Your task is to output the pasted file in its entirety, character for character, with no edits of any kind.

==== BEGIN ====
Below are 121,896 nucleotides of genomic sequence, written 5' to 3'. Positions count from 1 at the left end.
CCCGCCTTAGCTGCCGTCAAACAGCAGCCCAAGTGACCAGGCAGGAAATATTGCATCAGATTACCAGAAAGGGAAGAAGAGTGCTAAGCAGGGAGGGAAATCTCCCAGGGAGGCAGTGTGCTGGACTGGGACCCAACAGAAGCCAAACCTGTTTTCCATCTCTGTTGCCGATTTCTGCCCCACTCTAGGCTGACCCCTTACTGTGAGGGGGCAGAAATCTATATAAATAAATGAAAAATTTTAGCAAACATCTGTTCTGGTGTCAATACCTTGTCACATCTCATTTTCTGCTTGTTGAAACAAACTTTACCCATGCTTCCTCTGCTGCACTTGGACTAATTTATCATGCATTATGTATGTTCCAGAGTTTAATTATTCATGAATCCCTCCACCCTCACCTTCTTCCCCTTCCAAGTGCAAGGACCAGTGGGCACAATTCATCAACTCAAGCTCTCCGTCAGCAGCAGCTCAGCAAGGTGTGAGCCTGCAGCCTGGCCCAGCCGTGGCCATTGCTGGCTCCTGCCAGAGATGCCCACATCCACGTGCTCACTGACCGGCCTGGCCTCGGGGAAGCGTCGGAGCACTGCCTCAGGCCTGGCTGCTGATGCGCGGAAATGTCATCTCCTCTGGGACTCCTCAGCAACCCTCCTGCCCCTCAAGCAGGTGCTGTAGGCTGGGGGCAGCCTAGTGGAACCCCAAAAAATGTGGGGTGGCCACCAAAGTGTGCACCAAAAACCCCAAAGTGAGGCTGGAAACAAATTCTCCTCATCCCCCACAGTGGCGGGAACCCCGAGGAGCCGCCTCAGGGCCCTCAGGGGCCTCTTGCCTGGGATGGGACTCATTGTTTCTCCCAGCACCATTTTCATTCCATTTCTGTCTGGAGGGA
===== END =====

Below are 121,896 nucleotides of genomic sequence, written 5' to 3'. Positions count from 1 at the left end.
CCCGCCTTAGCTGCCGTCAAACAGCAGCCCAAGTGACCAGGCAGGAAATATTGCATCAGATTACCAGAAAGGGAAGAAGAGTGCTAAGCAGGGAGGGAAATCTCCCAGGGAGGCAGTGTGCTGGACTGGGACCCAACAGAAGCCAAACCTGTTTTCCATCTCTGTTGCCGATTTCTGCCCCACTCTAGGCTGACCCCTTACTGTGAGGGGGCAGAAATCTATATAAATAAATGAAAAATTTTAGCAAACATCTGTTCTGGTGTCAATACCTTGTCACATCTCATTTTCTGCTTGTTGAAACAAACTTTACCCATGCTTCCTCTGCTGCACTTGGACTAATTTATCATGCATTATGTATGTTCCAGAGTTTAATTATTCATGAATCCCTCCACCCTCACCTTCTTCCCCTTCCAAGTGCAAGGACCAGTGGGCACAATTCATCAACTCAAGCTCTCCGTCAGCAGCAGCTCAGCAAGGTGTGAGCCTGCAGCCTGGCCCAGCCGTGGCCATTGCTGGCTCCTGCCAGAGATGCCCACATCCACGTGCTCACTGACCGGCCTGGCCTCGGGGAAGCGTCGGAGCACTGCCTCAGGCCTGGCTGCTGATGCGCGGAAATGTCATCTCCTCTGGGACTCCTCAGCAACCCTCCTGCCCCTCAAGCAGGTGCTGTAGGCTGGGGGCAGCCTAGTGGAACCCCAAAAAATGTGGGGTGGCCACCAAAGTGTGCACCAAAAACCCCAAAGTGAGGCTGGAAACAAATTCTCCTCATCCCCCACAGTGGCGGGAACCCCGAGGAGCCGCCTCAGGGCCCTCAGGGGCCTCTTGCCTGGGATGGGACTCATTGTTTCTCCCAGCACCATTTTCATTCCATTTCTGTCTGGAGGGA